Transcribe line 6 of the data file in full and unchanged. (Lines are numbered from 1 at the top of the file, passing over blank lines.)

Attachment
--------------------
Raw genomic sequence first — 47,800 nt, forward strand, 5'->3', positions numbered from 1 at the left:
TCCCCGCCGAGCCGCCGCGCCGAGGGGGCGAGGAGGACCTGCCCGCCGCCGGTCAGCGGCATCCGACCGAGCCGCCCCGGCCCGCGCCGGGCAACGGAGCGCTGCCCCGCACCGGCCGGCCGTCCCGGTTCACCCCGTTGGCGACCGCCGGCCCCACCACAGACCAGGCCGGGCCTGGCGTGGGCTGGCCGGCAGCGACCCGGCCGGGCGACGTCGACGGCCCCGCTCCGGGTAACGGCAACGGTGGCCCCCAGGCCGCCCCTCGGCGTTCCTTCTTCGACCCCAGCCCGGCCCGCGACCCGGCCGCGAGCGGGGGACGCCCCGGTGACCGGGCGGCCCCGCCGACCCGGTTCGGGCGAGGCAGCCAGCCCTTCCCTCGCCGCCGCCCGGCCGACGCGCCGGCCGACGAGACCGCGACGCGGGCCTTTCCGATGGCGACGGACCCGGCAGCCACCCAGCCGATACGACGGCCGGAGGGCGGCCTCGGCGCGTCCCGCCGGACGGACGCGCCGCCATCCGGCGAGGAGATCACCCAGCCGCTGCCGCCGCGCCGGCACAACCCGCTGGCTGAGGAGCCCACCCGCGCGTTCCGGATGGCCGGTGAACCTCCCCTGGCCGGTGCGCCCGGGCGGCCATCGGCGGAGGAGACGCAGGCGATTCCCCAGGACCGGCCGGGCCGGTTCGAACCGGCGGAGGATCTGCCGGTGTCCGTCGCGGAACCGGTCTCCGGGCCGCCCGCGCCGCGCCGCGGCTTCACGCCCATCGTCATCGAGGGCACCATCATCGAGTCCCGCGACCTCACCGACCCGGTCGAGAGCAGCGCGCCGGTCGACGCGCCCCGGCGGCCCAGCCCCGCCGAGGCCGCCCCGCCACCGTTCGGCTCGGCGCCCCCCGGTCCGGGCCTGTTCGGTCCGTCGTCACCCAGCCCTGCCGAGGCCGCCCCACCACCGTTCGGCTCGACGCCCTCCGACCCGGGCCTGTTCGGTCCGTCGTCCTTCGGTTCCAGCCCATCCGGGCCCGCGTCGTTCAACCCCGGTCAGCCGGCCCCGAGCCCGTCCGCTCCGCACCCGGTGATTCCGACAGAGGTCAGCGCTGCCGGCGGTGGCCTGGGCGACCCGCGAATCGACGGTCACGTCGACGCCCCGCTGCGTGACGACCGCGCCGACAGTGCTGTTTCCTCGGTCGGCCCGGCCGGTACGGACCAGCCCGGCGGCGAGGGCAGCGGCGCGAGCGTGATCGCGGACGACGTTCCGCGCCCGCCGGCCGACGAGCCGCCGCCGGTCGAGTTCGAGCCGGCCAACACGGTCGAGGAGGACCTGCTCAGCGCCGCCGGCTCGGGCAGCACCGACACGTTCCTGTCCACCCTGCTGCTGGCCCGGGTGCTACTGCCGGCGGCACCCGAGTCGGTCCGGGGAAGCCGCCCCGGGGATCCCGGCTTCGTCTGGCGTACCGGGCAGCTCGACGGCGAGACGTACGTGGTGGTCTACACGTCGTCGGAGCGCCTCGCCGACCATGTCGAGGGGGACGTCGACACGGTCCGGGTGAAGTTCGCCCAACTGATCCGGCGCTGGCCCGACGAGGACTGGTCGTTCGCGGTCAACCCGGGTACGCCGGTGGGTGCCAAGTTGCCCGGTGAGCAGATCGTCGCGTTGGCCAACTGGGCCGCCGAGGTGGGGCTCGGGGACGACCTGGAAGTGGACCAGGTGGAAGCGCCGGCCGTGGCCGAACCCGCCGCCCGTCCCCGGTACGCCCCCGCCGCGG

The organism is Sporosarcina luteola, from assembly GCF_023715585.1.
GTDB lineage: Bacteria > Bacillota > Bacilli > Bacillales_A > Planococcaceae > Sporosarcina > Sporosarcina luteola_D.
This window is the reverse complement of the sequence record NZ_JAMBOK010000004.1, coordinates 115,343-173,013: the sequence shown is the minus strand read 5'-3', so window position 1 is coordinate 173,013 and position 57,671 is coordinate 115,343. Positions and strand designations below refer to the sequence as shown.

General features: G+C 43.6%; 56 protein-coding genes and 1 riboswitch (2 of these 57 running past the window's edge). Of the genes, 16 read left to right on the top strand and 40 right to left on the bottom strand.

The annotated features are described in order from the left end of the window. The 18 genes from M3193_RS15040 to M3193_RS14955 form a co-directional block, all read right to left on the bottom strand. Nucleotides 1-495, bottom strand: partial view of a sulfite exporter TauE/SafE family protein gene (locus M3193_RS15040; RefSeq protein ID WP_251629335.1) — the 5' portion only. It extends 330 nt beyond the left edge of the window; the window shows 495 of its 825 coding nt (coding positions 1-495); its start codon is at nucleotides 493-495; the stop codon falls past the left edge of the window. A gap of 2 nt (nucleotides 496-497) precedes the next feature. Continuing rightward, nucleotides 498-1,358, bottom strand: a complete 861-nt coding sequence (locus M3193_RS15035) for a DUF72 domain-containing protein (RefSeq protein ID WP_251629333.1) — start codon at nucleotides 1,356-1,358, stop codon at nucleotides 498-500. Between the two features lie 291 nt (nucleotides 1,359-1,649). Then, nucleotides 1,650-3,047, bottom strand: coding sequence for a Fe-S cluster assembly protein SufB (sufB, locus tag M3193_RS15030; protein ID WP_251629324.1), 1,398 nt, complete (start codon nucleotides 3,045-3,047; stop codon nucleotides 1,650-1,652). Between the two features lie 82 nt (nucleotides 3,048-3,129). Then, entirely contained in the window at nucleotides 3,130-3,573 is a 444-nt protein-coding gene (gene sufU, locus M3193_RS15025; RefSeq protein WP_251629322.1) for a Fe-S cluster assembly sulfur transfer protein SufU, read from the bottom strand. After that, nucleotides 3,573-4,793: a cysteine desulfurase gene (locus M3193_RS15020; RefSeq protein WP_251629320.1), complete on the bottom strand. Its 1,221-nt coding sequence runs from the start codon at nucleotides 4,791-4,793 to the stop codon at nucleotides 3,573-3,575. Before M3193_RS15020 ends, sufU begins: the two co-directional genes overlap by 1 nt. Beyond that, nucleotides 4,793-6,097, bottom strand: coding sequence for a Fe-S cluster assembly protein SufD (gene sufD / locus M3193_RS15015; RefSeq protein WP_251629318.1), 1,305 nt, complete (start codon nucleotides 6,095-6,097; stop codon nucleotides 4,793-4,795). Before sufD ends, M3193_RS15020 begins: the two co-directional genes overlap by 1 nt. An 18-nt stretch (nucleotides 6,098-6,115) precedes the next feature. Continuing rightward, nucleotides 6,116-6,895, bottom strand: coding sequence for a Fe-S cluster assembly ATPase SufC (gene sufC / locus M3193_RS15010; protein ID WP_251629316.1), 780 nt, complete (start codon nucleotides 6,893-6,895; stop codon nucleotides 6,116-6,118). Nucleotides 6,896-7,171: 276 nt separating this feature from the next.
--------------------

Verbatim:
General features: G+C 43.6%; 56 protein-coding genes and 1 riboswitch (2 of these 57 running past the window's edge). Of the genes, 16 read left to right on the top strand and 40 right to left on the bottom strand.